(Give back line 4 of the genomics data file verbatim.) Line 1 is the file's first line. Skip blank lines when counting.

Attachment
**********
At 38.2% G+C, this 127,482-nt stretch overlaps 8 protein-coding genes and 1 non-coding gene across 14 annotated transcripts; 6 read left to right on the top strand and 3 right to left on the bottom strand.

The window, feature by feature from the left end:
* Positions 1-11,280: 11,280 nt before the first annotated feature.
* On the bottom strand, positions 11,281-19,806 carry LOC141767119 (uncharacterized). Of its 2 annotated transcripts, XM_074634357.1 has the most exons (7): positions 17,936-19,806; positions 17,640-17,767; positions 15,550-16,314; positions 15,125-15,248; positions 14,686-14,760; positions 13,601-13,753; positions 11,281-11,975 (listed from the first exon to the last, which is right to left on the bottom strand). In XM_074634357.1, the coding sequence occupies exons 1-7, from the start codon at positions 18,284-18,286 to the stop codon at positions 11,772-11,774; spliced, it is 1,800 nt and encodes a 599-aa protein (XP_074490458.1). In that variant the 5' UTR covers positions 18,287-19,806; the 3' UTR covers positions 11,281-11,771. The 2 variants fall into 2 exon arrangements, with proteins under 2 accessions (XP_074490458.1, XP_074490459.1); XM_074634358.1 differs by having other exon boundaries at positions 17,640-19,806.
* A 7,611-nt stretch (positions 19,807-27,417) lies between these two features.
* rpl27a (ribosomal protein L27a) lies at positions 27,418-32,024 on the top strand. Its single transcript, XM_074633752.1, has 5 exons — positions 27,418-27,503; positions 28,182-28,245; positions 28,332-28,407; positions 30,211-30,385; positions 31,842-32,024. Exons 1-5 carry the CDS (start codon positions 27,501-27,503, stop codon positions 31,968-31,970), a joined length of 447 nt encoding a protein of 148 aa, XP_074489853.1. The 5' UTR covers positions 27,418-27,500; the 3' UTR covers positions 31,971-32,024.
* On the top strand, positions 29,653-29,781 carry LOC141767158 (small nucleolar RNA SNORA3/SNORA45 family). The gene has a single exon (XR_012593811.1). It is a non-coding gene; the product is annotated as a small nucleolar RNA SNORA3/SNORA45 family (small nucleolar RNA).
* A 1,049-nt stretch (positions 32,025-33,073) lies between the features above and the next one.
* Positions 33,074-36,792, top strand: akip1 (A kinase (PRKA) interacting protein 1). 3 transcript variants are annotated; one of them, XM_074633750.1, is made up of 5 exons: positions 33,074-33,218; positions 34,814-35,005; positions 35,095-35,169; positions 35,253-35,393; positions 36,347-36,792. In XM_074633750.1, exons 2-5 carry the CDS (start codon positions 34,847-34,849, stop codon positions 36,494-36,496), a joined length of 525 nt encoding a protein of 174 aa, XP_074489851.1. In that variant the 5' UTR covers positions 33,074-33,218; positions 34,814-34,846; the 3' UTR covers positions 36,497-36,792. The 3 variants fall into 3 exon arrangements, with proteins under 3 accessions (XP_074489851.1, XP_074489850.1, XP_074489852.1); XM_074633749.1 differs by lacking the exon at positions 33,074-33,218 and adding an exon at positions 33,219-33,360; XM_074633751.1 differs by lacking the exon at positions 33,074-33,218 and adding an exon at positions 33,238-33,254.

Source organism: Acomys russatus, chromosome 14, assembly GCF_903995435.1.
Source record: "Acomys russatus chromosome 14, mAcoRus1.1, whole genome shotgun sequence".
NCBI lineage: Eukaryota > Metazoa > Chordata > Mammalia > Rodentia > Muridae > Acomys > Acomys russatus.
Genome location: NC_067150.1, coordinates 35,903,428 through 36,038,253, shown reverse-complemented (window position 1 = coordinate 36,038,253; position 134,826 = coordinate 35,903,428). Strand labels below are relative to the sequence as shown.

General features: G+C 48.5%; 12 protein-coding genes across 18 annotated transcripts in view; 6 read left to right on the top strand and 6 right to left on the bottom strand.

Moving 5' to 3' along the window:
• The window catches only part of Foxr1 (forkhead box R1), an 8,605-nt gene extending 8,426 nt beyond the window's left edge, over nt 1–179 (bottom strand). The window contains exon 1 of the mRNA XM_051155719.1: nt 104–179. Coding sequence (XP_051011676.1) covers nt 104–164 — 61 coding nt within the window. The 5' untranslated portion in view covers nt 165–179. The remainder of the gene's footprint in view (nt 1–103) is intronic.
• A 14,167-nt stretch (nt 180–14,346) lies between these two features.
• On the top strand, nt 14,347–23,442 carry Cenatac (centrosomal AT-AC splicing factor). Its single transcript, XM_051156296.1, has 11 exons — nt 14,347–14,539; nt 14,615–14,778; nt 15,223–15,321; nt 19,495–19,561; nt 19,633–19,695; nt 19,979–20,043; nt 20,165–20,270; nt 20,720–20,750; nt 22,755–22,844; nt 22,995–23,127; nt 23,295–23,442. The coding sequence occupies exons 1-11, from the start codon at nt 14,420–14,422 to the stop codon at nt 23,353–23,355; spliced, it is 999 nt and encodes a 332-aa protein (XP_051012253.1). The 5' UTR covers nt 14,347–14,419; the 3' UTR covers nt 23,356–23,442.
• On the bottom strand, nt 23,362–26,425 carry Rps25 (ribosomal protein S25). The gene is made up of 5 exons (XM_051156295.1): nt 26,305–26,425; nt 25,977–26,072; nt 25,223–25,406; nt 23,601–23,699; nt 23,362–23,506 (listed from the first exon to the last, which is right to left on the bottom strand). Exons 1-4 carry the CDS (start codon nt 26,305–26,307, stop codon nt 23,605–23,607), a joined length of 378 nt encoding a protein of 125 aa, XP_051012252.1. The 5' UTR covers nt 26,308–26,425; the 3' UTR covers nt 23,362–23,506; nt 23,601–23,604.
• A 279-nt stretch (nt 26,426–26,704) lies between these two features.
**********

* On the bottom strand, positions 11,281-19,806 carry LOC141767119 (uncharacterized). Of its 2 annotated transcripts, XM_074634357.1 has the most exons (7): positions 17,936-19,806; positions 17,640-17,767; positions 15,550-16,314; positions 15,125-15,248; positions 14,686-14,760; positions 13,601-13,753; positions 11,281-11,975 (listed from the first exon to the last, which is right to left on the bottom strand). In XM_074634357.1, the coding sequence occupies exons 1-7, from the start codon at positions 18,284-18,286 to the stop codon at positions 11,772-11,774; spliced, it is 1,800 nt and encodes a 599-aa protein (XP_074490458.1). In that variant the 5' UTR covers positions 18,287-19,806; the 3' UTR covers positions 11,281-11,771. The 2 variants fall into 2 exon arrangements, with proteins under 2 accessions (XP_074490458.1, XP_074490459.1); XM_074634358.1 differs by having other exon boundaries at positions 17,640-19,806.